The use of ocean space is crucial to coastal sectors in Taiwan, and is complicated by the density of coastal fisheries activities and competition with coastal development. This study focused on Tainan, southwest Taiwan, where oyster farming attracts areola babylon and fish (target species for trap fisheries), thereby inducing unwanted competition with the gill net fisheries. In addition, the zone allocated to Anping Port (a commercial harbor) included what were traditionally oyster farming zones, thus affecting farming activities and causing conflict. This paper presents a case study of the evolution of marine spatial planning (MSP) and management, examining how planning and management were improved and implemented to resolve conflicts between stakeholders. The results of a questionnaire were used to facilitate the management process, which was based on local self-governance and the incremental amendment of management measures. Three recommendations are provided for government and planning units engaging in MSP: (a) establish management procedures for key users (both from the central government and local self-governance groups) when beginning MSP, (b) identify high-priority stakeholders from the viewpoint of primary users whose livelihoods stand to be influenced the most, and (c) improve MSP by implementing amendments to the management regulations incrementally and by communicating regularly with stakeholders.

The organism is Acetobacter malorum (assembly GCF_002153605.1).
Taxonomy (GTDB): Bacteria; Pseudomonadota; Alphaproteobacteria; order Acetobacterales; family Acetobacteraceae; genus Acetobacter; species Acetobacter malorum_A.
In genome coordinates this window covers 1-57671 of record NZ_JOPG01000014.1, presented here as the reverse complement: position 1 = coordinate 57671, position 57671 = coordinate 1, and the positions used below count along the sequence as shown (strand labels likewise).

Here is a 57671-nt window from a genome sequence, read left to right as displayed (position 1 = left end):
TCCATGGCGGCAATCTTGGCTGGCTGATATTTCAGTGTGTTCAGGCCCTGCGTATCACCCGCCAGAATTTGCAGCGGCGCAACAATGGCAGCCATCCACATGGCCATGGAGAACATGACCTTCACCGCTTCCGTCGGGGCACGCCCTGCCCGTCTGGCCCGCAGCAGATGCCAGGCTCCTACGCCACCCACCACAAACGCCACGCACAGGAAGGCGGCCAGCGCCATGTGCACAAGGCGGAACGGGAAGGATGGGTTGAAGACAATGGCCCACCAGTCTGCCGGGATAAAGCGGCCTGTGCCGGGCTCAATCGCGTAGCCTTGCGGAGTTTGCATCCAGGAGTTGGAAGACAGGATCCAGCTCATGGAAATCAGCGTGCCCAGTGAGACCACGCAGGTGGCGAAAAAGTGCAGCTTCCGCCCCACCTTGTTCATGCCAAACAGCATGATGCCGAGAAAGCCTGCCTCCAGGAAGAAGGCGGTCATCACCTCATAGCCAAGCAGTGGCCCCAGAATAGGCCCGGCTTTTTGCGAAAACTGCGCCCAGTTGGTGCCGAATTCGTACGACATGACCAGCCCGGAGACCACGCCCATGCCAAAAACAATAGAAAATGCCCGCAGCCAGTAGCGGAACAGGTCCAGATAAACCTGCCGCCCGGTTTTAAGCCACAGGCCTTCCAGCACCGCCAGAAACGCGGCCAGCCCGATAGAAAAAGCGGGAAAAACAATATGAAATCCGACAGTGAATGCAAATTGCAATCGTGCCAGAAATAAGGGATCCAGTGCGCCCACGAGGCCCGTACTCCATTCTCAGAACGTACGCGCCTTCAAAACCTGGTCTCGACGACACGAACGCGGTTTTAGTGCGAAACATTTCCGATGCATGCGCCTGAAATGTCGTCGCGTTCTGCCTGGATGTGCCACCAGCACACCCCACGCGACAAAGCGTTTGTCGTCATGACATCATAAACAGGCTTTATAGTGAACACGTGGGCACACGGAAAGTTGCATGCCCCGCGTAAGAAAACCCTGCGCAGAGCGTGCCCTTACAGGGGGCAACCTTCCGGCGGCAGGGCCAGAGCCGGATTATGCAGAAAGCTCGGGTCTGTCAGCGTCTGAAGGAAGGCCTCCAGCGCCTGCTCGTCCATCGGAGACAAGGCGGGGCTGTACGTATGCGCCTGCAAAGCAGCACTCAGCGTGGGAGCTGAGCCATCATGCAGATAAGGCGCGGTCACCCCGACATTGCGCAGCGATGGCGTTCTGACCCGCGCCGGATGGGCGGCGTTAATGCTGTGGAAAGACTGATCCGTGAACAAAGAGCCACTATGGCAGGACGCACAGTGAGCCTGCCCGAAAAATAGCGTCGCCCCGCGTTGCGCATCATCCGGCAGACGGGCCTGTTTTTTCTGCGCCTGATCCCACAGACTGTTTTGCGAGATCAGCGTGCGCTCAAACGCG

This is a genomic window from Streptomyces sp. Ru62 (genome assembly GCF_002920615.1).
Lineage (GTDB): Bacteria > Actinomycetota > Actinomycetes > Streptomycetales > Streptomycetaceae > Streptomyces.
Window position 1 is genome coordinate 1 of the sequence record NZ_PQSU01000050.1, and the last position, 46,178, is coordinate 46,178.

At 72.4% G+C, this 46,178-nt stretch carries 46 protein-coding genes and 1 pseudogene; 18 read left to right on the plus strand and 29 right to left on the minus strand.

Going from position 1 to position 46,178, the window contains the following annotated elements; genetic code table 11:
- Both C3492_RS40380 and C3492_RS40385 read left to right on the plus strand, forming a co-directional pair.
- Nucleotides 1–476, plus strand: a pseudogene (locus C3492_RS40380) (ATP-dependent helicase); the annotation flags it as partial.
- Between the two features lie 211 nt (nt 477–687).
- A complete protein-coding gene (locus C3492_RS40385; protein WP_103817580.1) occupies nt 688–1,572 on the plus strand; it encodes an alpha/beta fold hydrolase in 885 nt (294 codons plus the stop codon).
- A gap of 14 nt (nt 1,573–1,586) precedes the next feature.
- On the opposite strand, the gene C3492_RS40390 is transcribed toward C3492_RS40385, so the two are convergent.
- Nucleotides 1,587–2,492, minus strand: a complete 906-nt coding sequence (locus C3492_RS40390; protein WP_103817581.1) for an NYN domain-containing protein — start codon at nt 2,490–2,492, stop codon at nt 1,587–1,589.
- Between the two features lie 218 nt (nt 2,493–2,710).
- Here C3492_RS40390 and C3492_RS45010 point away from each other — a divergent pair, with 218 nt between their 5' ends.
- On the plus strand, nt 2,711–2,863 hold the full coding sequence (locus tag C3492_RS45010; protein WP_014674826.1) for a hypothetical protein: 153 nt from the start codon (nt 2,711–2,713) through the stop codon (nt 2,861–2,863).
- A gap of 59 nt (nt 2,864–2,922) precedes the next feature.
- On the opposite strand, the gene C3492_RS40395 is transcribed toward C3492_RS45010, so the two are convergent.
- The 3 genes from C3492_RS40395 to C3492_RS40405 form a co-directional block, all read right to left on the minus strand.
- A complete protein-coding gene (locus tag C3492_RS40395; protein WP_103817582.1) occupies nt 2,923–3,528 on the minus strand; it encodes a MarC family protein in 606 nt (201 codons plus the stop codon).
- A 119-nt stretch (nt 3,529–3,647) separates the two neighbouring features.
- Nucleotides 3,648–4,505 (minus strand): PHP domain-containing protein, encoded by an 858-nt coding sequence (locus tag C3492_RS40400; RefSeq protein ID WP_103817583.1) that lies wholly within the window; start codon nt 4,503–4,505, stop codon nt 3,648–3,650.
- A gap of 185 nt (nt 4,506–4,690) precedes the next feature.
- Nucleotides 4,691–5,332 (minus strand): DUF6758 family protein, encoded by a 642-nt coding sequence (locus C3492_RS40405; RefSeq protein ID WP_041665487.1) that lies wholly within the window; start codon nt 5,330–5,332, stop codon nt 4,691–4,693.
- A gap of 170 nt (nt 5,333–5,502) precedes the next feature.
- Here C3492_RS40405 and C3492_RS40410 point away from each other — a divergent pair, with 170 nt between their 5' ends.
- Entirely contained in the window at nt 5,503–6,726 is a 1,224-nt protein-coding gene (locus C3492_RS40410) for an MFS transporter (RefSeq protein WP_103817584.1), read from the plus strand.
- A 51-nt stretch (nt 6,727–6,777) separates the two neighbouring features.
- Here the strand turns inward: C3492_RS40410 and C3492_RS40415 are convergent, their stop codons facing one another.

All Science Journal Classification (ASJC) codes
- Aquatic Science
- Environmental Science(all)
- Economics and Econometrics
- Management, Monitoring, Policy and Law